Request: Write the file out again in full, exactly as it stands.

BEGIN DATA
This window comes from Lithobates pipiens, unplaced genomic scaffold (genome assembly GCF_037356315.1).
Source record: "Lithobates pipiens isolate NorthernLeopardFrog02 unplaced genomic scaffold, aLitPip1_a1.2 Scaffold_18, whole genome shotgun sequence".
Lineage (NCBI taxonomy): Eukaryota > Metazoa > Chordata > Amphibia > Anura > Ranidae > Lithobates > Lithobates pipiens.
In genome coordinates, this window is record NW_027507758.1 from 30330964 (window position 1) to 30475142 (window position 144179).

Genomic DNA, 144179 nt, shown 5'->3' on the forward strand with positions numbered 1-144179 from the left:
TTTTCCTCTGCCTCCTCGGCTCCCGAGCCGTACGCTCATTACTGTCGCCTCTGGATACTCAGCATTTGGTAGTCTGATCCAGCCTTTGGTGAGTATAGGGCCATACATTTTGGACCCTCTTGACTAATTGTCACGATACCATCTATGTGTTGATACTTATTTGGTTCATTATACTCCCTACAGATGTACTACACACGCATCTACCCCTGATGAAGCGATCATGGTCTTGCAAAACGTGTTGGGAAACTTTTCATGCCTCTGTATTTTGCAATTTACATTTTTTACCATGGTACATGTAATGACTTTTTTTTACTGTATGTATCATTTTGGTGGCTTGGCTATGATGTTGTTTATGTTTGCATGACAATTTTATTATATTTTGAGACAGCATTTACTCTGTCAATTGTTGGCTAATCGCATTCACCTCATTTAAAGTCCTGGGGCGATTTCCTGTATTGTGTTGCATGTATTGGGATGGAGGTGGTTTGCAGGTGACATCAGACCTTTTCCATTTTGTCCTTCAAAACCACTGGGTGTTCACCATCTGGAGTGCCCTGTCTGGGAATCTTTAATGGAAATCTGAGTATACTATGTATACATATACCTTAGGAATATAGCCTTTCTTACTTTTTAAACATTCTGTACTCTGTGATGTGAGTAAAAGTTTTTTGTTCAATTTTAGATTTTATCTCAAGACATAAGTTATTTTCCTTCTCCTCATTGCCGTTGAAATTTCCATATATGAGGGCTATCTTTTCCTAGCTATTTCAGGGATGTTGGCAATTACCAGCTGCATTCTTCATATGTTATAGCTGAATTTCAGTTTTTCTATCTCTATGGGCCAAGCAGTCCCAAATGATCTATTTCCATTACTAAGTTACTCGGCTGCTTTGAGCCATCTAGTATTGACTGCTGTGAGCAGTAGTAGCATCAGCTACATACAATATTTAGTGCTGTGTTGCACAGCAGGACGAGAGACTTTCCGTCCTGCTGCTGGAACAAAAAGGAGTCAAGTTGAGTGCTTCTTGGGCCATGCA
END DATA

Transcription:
This window comes from Lithobates pipiens, unplaced genomic scaffold (genome assembly GCF_037356315.1).
Source record: "Lithobates pipiens isolate NorthernLeopardFrog02 unplaced genomic scaffold, aLitPip1_a1.2 Scaffold_18, whole genome shotgun sequence".
Lineage (NCBI taxonomy): Eukaryota > Metazoa > Chordata > Amphibia > Anura > Ranidae > Lithobates > Lithobates pipiens.
In genome coordinates, this window is record NW_027507758.1 from 30330964 (window position 1) to 30475142 (window position 144179).

Genomic DNA, 144179 nt, shown 5'->3' on the forward strand with positions numbered 1-144179 from the left:
TTTTCCTCTGCCTCCTCGGCTCCCGAGCCGTACGCTCATTACTGTCGCCTCTGGATACTCAGCATTTGGTAGTCTGATCCAGCCTTTGGTGAGTATAGGGCCATACATTTTGGACCCTCTTGACTAATTGTCACGATACCATCTATGTGTTGATACTTATTTGGTTCATTATACTCCCTACAGATGTACTACACACGCATCTACCCCTGATGAAGCGATCATGGTCTTGCAAAACGTGTTGGGAAACTTTTCATGCCTCTGTATTTTGCAATTTACATTTTTTACCATGGTACATGTAATGACTTTTTTTTACTGTATGTATCATTTTGGTGGCTTGGCTATGATGTTGTTTATGTTTGCATGACAATTTTATTATATTTTGAGACAGCATTTACTCTGTCAATTGTTGGCTAATCGCATTCACCTCATTTAAAGTCCTGGGGCGATTTCCTGTATTGTGTTGCATGTATTGGGATGGAGGTGGTTTGCAGGTGACATCAGACCTTTTCCATTTTGTCCTTCAAAACCACTGGGTGTTCACCATCTGGAGTGCCCTGTCTGGGAATCTTTAATGGAAATCTGAGTATACTATGTATACATATACCTTAGGAATATAGCCTTTCTTACTTTTTAAACATTCTGTACTCTGTGATGTGAGTAAAAGTTTTTTGTTCAATTTTAGATTTTATCTCAAGACATAAGTTATTTTCCTTCTCCTCATTGCCGTTGAAATTTCCATATATGAGGGCTATCTTTTCCTAGCTATTTCAGGGATGTTGGCAATTACCAGCTGCATTCTTCATATGTTATAGCTGAATTTCAGTTTTTCTATCTCTATGGGCCAAGCAGTCCCAAATGATCTATTTCCATTACTAAGTTACTCGGCTGCTTTGAGCCATCTAGTATTGACTGCTGTGAGCAGTAGTAGCATCAGCTACATACAATATTTAGTGCTGTGTTGCACAGCAGGACGAGAGACTTTCCGTCCTGCTGCTGGAACAAAAAGGAGTCAAGTTGAGTGCTTCTTGGGCCATGCA